Trent brought Ship to a stop far beyond a point where they could be detected.
    "We could save a few of them.  But how to choose, or should we?" Trent thought staring at the approaching nebula.
    "This is a rather young space.  There is a lot of turbulence and debris.  Transport will need to be slow do to their fragility.  In fact, even if there were an acceptable planet within my present scanning range it could take tens of thousands of years to make one transport if we used the freighter," OM thought.
    Trent watched the planet for a minute then ordered Ship into the nebula.
"Seems odd that something so profoundly beautiful can be so profoundly deadly," Trent thought as they passed through the dazzling blue cloud like formations of the nebula.
    "Most of the radiation levels are fluctuating, except for the bata waves," OM stated.
    "Is that the debris from the first two planets?" Trent asked.
    "Yes," OM replied.
    "Ship, I am taking manual control," Trent said.
    "Complying," Ship acknowledged.
    Trent dodged debris to make his way to the surface of the first planet.  The cities were in rubble.  The thin atmosphere was acidic.  The river beds, lakes and seas were dry. 
    "Can you estimate how many beings lived here?" Trent asked. 
    "From what is left I would say three billion or so," OM answered.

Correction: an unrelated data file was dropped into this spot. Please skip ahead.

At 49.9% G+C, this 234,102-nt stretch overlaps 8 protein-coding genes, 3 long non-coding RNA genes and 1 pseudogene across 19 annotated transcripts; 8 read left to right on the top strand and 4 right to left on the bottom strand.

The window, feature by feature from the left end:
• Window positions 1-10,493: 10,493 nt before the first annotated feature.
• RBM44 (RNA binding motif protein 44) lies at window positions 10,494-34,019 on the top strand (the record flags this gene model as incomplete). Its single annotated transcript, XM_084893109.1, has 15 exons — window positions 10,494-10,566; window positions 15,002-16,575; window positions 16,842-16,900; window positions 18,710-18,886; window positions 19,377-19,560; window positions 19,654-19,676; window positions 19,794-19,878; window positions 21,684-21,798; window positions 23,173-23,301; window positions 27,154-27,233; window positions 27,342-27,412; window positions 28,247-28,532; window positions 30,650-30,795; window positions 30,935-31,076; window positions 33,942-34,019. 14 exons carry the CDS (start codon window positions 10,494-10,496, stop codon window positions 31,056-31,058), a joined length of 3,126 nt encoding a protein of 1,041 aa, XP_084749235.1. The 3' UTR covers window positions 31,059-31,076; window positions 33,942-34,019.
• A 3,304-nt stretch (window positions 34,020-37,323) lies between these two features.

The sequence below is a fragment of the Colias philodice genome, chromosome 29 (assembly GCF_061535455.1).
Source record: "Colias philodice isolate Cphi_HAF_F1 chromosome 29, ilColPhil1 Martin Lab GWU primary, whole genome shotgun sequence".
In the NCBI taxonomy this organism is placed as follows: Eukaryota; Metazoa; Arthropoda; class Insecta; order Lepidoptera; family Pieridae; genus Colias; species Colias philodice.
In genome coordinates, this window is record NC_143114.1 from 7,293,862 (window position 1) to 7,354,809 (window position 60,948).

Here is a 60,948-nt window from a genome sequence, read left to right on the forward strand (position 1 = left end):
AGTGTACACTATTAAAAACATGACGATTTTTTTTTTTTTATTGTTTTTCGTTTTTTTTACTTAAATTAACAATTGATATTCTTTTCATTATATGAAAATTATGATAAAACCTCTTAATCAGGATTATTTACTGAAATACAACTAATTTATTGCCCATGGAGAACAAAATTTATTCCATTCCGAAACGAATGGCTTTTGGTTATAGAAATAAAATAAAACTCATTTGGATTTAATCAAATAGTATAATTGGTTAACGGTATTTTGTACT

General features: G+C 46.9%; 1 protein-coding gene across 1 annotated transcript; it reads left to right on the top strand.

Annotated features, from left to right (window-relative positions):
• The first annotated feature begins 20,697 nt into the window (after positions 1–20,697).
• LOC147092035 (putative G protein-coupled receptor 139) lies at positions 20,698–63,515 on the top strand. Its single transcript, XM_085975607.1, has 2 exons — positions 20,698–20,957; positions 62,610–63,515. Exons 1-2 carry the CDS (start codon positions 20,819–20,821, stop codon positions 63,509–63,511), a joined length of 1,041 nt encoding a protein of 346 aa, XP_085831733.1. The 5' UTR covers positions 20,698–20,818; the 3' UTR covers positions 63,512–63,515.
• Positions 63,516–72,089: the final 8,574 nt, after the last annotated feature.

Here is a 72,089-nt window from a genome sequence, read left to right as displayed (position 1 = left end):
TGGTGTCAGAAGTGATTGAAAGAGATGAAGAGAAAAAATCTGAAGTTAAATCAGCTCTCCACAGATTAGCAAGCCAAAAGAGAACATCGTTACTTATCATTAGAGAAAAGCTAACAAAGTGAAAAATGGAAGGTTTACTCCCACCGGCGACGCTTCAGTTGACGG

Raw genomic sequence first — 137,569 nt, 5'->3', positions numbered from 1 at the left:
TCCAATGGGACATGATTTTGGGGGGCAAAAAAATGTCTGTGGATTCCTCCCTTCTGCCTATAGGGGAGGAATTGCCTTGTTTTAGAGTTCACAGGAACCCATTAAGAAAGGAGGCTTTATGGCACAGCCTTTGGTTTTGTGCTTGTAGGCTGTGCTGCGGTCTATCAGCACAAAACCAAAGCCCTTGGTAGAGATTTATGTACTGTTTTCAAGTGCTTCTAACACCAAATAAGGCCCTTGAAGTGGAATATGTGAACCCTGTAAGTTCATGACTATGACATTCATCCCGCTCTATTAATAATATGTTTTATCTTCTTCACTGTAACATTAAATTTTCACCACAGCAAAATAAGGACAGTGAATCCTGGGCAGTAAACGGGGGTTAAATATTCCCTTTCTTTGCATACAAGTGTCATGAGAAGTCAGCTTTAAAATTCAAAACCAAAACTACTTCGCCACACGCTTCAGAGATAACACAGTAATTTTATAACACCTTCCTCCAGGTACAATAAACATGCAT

After a thorough Trent then made his way to the second planet.  It had suffered far more damage.
    "So, this is the fate of Aumsima," Trent thought looking at the devastation showing through a dim almost heavy dark blue lumination.
    "Not quite so traumatic, but essentially the same end," stated OM.
    "Do you have all the data from this event?" asked Trent.
    "Yes.  We are the first to explore this close and soon to this type of phenomenon, but there has been a great deal of analyses of similar events during later stages of activity." said OM.
    "Ship, ten degrees to the right if you will.  Make the best velocity you can," Trent thought.
    "Underway," replied Ship.
    "To the right there is a planet showing signs of carbon fueling, oxygen and carbon dioxide balance and no electronic transmissions," OM thought.
    "Sounds interesting.  Maybe the beginning of an industrial age civilization.  Ship, if you would please," Trent thought.
    "Underway," Ship answered.
    Upon arrival they found a planet a few hundred years from electronic communications.  Most of the centers of population were in various stages of turmoil, disease was rampant and literacy was poor.
    "Can you get close enough to get a picture of one?" Trent asked.
    "There are several at a dwelling far from any other beings.  Ship could hover just over the top of the trees.  From there I can get very good pictures and other data," OM thought.
    "Looks to be simple and pleasant way of life." Trent thought looking at the small farm.
    "If it was not for the short life span, painful aliments of numerous origins, the occasional passersby that would kill you for whatever you have or the tyrant who would take whatever he wanted as a tax," OM reminded Trent.